We walked around Habana Viejo, or what we thought was that, for the rest of the afternoon. We wandered here and we wandered there, and then, tired from a four a.m. waking and a the uncertainty of travel to another country, we decided to take a cab back to the apartment. Not a cab, really, but a motor scooter with a backseat and a canopy. It was a lovely way to travel along the Malecon.
Back at the apartment, we bought some cans of Coke from the little cafeteria/shop on the first floor, then upstairs we poured some of the Havana Club rum we had bought at a rum/cigar shop next to the Floridita that was built for tourists. Rum and Coca Cola--the Mexican kind with real cane sugar rather than corn syrup. Sometimes, there are good things in life.
We sat before the big window in the wicker rockers looking out over the Malecon and had another. The sun was setting and the world was turning gold. It was time for showers.
Ili went first.
"Is there hot water?"
"Not hot, but it is kind of warm."
When she was done, I jumped in. I expected a shock of cold, but Ili was right. The water fell out of the shower head in a tepid drizzle. It was do-able. The bathroom was large and the towels were big and thick, and then we were clean, then dry, then dressed in fresh clothes. And that changes everything.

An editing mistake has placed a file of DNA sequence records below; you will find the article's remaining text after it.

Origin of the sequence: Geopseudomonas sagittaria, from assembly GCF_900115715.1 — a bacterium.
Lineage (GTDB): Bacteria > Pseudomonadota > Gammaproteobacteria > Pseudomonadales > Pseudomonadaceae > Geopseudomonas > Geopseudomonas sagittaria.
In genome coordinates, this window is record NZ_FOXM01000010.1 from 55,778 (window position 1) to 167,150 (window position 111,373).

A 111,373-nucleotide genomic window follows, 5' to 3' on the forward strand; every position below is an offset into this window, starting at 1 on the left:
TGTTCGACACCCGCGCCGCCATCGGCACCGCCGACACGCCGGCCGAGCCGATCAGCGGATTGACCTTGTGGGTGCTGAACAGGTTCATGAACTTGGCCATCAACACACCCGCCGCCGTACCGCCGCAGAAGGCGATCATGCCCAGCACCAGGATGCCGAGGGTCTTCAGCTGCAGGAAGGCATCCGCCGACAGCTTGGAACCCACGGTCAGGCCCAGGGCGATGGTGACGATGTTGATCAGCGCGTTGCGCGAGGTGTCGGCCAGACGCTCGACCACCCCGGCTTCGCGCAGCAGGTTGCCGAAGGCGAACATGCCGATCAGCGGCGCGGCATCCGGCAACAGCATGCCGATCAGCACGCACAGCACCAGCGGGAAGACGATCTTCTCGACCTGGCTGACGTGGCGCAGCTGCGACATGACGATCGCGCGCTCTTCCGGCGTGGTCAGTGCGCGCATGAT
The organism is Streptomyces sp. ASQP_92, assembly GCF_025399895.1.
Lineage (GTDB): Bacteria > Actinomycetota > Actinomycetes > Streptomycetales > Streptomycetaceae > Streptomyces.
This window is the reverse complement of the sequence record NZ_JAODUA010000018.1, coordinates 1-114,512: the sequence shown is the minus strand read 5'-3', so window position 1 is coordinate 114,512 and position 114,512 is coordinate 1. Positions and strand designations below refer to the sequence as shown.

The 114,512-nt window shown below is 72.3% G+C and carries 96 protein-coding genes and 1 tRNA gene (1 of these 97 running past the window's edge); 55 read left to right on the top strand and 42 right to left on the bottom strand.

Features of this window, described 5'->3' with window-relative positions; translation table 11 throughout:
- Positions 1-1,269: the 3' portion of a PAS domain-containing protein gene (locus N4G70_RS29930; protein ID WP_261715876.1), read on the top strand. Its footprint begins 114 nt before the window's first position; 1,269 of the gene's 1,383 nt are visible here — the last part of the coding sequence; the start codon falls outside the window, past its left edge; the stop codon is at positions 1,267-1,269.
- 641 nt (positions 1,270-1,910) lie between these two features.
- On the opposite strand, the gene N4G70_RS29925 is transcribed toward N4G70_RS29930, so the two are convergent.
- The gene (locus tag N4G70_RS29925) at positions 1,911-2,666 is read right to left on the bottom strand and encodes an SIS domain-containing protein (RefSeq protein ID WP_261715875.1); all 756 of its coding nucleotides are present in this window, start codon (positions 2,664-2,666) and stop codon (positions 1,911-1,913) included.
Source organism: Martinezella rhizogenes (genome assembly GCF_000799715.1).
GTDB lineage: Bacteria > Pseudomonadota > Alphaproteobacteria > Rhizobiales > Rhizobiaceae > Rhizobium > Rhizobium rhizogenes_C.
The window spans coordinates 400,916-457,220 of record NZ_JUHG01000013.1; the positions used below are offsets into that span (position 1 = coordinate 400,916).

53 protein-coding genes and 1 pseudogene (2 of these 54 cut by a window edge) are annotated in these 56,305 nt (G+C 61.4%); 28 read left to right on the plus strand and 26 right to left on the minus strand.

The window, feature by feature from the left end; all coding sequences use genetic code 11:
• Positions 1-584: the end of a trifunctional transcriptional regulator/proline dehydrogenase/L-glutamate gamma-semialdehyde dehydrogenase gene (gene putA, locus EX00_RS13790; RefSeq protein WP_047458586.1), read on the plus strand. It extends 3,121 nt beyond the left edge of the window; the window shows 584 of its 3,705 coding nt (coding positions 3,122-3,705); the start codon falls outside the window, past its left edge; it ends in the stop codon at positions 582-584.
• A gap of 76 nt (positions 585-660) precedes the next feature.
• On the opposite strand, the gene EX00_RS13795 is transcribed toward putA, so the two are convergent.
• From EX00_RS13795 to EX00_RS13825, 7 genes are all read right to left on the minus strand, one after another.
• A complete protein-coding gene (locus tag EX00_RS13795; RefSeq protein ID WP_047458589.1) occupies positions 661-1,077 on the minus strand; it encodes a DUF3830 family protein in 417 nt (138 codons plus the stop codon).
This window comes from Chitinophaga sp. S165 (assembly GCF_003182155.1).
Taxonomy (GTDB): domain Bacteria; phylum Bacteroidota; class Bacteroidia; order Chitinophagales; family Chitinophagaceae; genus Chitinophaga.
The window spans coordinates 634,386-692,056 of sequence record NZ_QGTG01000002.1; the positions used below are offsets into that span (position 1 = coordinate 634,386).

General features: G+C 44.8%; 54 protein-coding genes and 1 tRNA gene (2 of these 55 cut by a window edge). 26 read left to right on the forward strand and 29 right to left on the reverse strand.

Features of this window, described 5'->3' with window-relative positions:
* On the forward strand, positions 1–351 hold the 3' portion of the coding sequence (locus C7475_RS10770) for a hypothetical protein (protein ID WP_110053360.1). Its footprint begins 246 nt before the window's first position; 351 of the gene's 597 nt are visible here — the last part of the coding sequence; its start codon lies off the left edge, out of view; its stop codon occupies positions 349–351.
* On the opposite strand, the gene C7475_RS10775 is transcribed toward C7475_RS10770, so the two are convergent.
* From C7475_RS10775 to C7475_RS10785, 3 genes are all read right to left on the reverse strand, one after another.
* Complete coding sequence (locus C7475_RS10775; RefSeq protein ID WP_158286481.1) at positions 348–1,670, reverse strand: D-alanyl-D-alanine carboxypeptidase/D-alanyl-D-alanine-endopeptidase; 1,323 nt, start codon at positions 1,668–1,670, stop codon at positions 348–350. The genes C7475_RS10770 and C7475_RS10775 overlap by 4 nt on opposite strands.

"Are you ready to get some dinner?"
We wandered through the neighborhood streets in the direction of the Hotel Nacional. There were stores and cafes and restaurants along the way, a more "prosperous" and "charming" part of the city, low key and residential, and it came as a shock that there was so much discrepancy in a socialist system. . . but not really. I mean, you know it intellectually, but to walk through it, to smell it and to see it, that is another thing.
Then we rounded a corner. . . and there it was. I'd read that it was like the Breakers in Palm Beach, and it wasn't far off. Outside lining the street was a fleet of taxi cabs. Hotel security stood at the entrance to the long driveway up to the hotel where buses dropped off tourists from other parts of town, I guessed. This wasn't like the rest of Cuba. This was something else.
A doorman let us into the grand lobby where large groups of people mingled about. We passed through to the huge veranda and then beyond toward a giant patio and bar. International money. We wandered about for half an hour or so looking into the grand ballrooms and restaurants, gazing into the gift shops that lined the lower floor.
We decided to walk back to a small restaurant we had seen on the way from the apartment, the California Cafe. It was a small, outdoor place, and when we got there, all the tables were taken, so we sat at a high counter overlooking the street. The waiter, a tall, handsome fellow, came with the menus and started to chat. He brought our drinks and took our orders. And then we heard the story of Yassa the waiter.